PARIS -- Renault is in talks with the French government to secure a state-backed loan worth several billion euros by mid-May to shore up its liquidity during the coronavirus pandemic.
Interim CEO Clotilde Delbos said Renault, which is 15 percent owned by the French state, is organizing credit lines and aid when possible, including in France and emerging markets.
"It is our duty to be on the safe side and to cover even black, black, black scenarios," Delbos said Thursday on a call with analysts, adding that it was unclear how long the crisis would last and what impact it would have on earnings this year.
She said there were no strings attached to the state-backed loan, except canceling dividend payouts, which the automaker has already done.
Delbos said Renault had enough liquidity to make it through the coronavirus turmoil, including covering a monthly cash burn of 600 million euros ($647 million) linked to the closure of its plants and dealerships during the health crisis.
The company had 10.3 billion euros of liquidity reserves at the end of March, including an unused 3.5 billion euro credit line, though that was still 5.5 billion euros lower than the end of 2019. The first quarter is traditionally a period when automakers use cash to boost vehicle stocks.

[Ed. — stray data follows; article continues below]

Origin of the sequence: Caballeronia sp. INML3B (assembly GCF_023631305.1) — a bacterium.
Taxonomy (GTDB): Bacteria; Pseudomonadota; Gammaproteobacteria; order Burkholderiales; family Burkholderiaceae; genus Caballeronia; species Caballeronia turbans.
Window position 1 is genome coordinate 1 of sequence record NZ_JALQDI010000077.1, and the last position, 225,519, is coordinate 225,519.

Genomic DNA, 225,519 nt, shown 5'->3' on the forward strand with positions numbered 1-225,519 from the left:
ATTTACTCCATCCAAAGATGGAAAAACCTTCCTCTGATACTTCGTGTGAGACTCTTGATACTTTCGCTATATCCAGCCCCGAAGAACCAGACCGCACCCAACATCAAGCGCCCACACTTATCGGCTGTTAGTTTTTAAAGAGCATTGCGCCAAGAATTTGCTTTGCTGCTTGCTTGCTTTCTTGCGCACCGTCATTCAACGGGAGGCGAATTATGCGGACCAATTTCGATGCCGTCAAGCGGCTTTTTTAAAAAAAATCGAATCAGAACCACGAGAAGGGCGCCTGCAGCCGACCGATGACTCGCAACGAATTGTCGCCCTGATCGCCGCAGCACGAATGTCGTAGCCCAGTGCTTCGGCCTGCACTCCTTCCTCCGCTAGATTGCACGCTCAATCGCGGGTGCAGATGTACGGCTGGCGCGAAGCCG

Sales of Renault vehicles have been hit hard by the pandemic as governments enforce lockdowns around the world. Rivals have reported slumps in sales and some, such as Ford have also been beefing up their cash reserves.
Renault was already struggling with faltering demand before the crisis, attracting scrutiny over its cash levels and financial position after posting its first loss in a decade in 2019.
"Liquidity remains high in light of cost reduction but leverage concerns unresolved," analysts at Jefferies said.
Renault's Japanese alliance partner Nissan posted its first quarterly loss in nearly a decade in February and the two are due to present plans to reboot their partnership in May, including industrial projects.
Delbos said in February that Renault was embarking on a "no taboo" plan to cut 2 billion euros of costs which could include job reductions as it reviewed performance at factories.
Renault, which has suspended its outlook for 2020, posted a 19 percent drop in first-quarter revenue to 10.13 billion euros. It said it would look to resume production in Europe where possible and was cutting costs in areas such as advertising.
Renault’s new CEO, Luca de Meo, will take the helm in July. He was previously head of Volkswagen Group's Seat brand. Delbos will continue in her role as chief financial officer.
The coronavirus pandemic is hammering automakers' cash reserves. Volkswagen Group CEO Herbert Diess said in March that the automaker is burning through about 2 billion euros ($2.2 billion) a week.